There's a problem, though, which is that Factor's object system is complicated, and it's not obvious how to get the intersection of classes. The current implementation is probably buggy; if it's not, then I can't understand why it works. So class algebra will have to be fixed first, before multimethods can work. I hope I can figure out how to do this. I bet it has something to do with Binary Decision Diagrams, since we're talking about intersections, unions and negation. We might want to make things simpler by factoring predicate classes out in the way that the Cecil paper does. Either way, things are complicated.
A protocol for variables
I never would have expected it, but the stack-based programming language Factor uses tons of variables. And lots of different kinds, too.
- Lexically scoped variables in the
- Dynamically scoped variables in the
- Two types of globals, using
VALUE:and using words for dynamically scoped variables in the global scope
- Thread-local variables in the
- For web programming with Furnace, there are session variables and conversation variables and scope variables
Some of these variables always correspond to words (locals and values) and some of them don't. Probably it'd be better if all variables corresponded to words, to reduce the risk of typos and to make it possible to have terser syntax to use them, the way we have terse syntax to use locals and values.
Here's my proposal for syntax. Whenever you want to use a variable (unless it's a local), you have to declare it beforehand in some vocab. For example, the following would declare a dynamically scoped variable
fooand a thread-local variable
bar. Currently, you wouldn't declare these ahead of time, and instead you would just use symbols for these purposes.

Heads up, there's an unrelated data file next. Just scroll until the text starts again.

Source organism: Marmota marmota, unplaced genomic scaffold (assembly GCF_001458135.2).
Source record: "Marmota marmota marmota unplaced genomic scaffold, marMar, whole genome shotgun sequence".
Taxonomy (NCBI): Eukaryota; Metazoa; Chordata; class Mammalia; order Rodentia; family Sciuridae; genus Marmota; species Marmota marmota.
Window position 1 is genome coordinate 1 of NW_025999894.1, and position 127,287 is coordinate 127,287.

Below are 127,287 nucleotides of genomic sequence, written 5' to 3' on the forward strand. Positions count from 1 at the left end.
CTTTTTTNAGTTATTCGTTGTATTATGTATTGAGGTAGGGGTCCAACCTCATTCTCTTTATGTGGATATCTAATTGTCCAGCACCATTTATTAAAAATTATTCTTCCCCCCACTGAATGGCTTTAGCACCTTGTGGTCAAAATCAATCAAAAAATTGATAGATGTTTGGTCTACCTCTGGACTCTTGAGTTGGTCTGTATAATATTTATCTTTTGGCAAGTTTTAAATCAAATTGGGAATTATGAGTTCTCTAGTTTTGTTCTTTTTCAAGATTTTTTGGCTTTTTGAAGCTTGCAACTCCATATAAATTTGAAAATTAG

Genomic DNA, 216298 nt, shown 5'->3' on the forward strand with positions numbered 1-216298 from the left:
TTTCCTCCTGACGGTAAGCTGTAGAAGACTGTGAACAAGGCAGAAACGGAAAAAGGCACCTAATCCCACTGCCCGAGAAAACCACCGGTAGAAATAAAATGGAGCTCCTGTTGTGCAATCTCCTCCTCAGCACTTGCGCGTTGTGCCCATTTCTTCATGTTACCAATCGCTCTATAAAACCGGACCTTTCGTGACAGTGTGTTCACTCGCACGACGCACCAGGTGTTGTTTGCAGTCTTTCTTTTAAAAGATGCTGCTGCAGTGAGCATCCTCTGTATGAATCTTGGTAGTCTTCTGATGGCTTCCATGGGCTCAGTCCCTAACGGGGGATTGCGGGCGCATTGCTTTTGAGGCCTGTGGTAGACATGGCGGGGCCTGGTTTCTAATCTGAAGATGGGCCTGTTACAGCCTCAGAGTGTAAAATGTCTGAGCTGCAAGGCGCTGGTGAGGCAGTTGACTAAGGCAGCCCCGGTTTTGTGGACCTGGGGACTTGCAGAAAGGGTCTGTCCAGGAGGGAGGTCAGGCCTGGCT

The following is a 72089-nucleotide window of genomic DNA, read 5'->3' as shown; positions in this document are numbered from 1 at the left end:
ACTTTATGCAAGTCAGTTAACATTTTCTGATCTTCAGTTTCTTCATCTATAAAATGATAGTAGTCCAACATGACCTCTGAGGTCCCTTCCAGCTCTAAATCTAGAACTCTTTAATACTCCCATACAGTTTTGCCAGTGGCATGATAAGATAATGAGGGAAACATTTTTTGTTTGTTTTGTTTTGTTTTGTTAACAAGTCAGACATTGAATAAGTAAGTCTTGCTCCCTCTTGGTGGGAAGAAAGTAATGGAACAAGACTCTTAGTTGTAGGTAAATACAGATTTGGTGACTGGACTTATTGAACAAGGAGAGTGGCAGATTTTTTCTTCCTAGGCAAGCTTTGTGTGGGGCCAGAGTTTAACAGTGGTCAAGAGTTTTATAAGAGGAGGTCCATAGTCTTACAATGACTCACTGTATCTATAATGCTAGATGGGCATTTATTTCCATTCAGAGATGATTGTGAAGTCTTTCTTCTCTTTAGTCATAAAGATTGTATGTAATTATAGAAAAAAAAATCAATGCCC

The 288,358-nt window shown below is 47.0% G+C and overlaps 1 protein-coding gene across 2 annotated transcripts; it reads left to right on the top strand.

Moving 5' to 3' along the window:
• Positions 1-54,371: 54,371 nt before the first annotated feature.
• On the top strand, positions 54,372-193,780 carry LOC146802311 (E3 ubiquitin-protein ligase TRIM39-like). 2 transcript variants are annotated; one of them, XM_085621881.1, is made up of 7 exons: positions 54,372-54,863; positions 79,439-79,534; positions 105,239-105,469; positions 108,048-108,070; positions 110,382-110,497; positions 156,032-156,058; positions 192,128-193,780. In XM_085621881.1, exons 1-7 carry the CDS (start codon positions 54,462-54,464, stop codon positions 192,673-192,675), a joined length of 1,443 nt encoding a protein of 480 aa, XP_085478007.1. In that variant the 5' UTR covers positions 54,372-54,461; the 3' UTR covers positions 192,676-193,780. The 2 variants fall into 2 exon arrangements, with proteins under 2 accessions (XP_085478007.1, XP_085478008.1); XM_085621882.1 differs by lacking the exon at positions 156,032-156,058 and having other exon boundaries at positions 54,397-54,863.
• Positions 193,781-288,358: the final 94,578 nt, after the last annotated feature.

DYNAMIC: fooThen, to read the values of these variables, the following syntax would be used
fooReading a variable should just be done by executing the word that is the variable. This is how it works in almost all programming languages. Since the variable has been declared ahead of time, we know what kind of variable it is and how to read it. There could be a single parsing word for writing to variables, such as
to:(this is what values uses right now), as in the following.
4 to: fooAgain, since the variable is declared ahead of time, we know how to write to it, and the right code is generated at parsetime. We could also have combinators like
change, written in a way that works with all variable types:
[ 1 + ] change: foo
Another change I'm interested in is the scoping rules for dynamically scoped variables. Right now, when
with-variableis invoked, a totally new scope is made such that if any dynamic variable is set, that setting is only kept as long as the innermost
with-variablecall. These semantics were made back when the fundamental construct for variables was
bind, but in modern Factor code, this isn't so important anymore.
The current semantics are a frequent source of bugs. Basically, it's the funarg problem all over again: if you have a higher order function which includes a
with-variablecall, and if the quotation sets any variables, then these variable settings don't escape the higher order function call. This is usually not what the programmer intended! There are various hacks, euphemistically called idioms, used in Factor to get around this.
The semantics should really be that
setmodifies the binding in the scope that defined the variable, with the original binding always coming from
with-scope. But this change would break tons of Factor code that already exists, so I don't expect it to be used any time soon. Also, it would make things less efficient if each variable binding had its own scope, since right now things are often grouped together.
One of my far-out hopes with variables is that maybe dynamically scoped variables could be optimized so that they would be as efficient as lexically scoped variables. But this would require lots of changes to Factor's implementation. For example, right now no level of the Factor compiler knows anything about any kind of variables; they're either subroutine calls or stack shuffling by the time the compiler sees it. Still, a sufficiently smart compiler could translate a usage of
makeinto a version that stores the partially built sequence on the stack, and there have been compilers that do the equivalent of this.